Government of Judicialators

The bitter polarization over court appointments is clear evidence that we are a country not of laws, but of men.

If every judge, right or left, refrained from applying an individual “judicial philosophy” what could be the debate? Unfortunately, when our esteemed Senators ask questions about “judicial philosophy” they’re looking for indications of specific social bias, not adherence to Constitutional principle.

The judicial philosophy from which citizens of the United States are supposed to benefit was described by those who wrote the Constitution. They used neither the words “strict constructionism” nor “living document.” They expected neutrality. They got judicialators.

Judicial legislation has a long statist history; meaning that its penumbra has emanated from every political direction.

Plessy vs. Ferguson, for example, was a decision of legislatively inclined judges. It extended a Lousiana law to the entire country and enshrined the concept of “separate but equal”, even though the 14th amendment clearly did not* anticipate forcing blacks and whites to sit in separate railway cars. A plain reading of Section 1 of the 14th Amendment would tell you Plessy was decided wrongly:

Section 1. All persons born or naturalized in the United States, and subject to the jurisdiction thereof, are citizens of the United States and of the State wherein they reside. No State shall make or enforce any law which shall abridge the privileges or immunities of citizens of the United States; nor shall any State deprive any person of life, liberty, or property, without due process of law; nor deny to any person within its jurisdiction the equal protection of the laws.

Even if the Court was unwilling to say that any law preventing a person, black or white, from occupying a particular public space was not an abridgement of “the privileges or immunities of citizens”, it could have turned the case down. Cowardly, of course, but without any interference from the Supreme Court this pernicious doctrine would likely not have spread nationwide and would probably have been short-lived in Louisiana. The railway companies opposed the Lousiana statute from a market perspective, they had to be forced to it.

“First, do no harm.”, apparently does not apply to judges. Justice Henry Brown, writing for the eight-person majority:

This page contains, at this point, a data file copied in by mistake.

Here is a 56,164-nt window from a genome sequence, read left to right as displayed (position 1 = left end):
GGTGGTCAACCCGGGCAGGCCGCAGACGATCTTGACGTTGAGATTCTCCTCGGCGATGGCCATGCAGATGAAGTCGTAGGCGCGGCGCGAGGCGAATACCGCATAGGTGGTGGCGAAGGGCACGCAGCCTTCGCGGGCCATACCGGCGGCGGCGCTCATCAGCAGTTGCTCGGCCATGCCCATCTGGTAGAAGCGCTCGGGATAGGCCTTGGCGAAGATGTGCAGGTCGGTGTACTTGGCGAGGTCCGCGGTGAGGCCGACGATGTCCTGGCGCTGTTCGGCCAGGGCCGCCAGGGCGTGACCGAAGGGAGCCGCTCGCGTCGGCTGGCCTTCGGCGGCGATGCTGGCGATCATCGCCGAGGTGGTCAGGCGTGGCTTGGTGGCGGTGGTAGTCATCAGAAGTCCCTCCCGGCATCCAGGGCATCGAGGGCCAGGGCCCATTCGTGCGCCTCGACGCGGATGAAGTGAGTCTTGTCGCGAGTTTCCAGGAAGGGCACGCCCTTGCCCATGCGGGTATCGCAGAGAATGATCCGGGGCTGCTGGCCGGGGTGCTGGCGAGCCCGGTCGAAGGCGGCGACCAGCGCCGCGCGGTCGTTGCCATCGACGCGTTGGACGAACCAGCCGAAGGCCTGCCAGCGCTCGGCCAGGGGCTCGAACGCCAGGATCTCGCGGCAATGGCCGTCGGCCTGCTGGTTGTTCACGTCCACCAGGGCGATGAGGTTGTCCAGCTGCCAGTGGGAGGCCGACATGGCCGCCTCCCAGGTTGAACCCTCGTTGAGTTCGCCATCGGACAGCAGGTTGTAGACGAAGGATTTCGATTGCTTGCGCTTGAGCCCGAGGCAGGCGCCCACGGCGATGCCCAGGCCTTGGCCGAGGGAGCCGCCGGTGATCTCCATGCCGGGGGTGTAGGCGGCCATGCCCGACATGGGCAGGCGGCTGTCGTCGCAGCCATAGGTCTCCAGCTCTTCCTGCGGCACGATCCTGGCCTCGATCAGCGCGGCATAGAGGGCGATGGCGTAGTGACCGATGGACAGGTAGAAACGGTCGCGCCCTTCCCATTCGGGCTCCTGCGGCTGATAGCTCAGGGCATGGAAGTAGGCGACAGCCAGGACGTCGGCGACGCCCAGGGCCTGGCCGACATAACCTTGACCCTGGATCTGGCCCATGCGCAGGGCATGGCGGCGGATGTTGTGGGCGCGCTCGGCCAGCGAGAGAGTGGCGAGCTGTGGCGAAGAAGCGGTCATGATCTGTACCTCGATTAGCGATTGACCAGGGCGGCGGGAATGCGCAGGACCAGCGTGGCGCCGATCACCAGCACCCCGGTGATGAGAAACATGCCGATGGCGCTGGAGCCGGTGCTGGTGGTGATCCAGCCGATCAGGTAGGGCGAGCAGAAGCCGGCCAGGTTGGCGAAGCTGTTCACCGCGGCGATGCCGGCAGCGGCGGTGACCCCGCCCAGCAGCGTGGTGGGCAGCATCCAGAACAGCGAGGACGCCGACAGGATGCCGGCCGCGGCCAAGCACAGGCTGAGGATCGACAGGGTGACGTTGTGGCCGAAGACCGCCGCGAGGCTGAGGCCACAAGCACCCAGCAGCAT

That [the Separate Car Act] does not conflict with the Thirteenth Amendment, which abolished slavery…is too clear for argument…A statute which implies merely a legal distinction between the white and colored races — a distinction which is founded in the color of the two races and which must always exist so long as white men are distinguished from the other race by color — has no tendency to destroy the legal equality of the two races…The object of the [Fourteenth Amendment] was undoubtedly to enforce the absolute equality of the two races before the law, but in the nature of things it could not have been intended to abolish distinctions based upon color, or to enforce social, as distinguished from political equality, or a commingling of the two races upon terms unsatisfactory to either.

Justice John Harlan, alone in his dissent, set the stage for Brown vs. Board of Education, which overturned Plessy 52 years later.

Our Constitution is color-blind, and neither knows nor tolerates classes among citizens. In respect of civil rights, all citizens are equal before the law…In my opinion, the judgment this day rendered will, in time, prove to be quite as pernicious as the decision made by this tribunal in the Dred Scott case…The present decision, it may well be apprehended, will not only stimulate aggressions, more or less brutal and irritating, upon the admitted rights of colored citizens, but will encourage the belief that it is possible, by means of state enactments, to adopted the recent amendments of the Constitution.

Brown is generally viewed as activism, but it was simply righting the earlier activist wrong.

This is relevant to Judge Samuel Alito’s SCOTUS nomination. If you read Charles Krauthammer’s piece you can detect Alito’s refusal to

[deliberately confuse] a constitutional judgment (almost invariably based on the Supreme Court’s own precedents) with a personal policy preference.

If we were a government of laws that sentence would have been unnecessary.

Alito’s decisions should give both left and right wing judicial pragmatists pause. This is probably as good an indication as you can get that he’ll be a tolerable Supreme.

*This is quite different from “did not clearly”.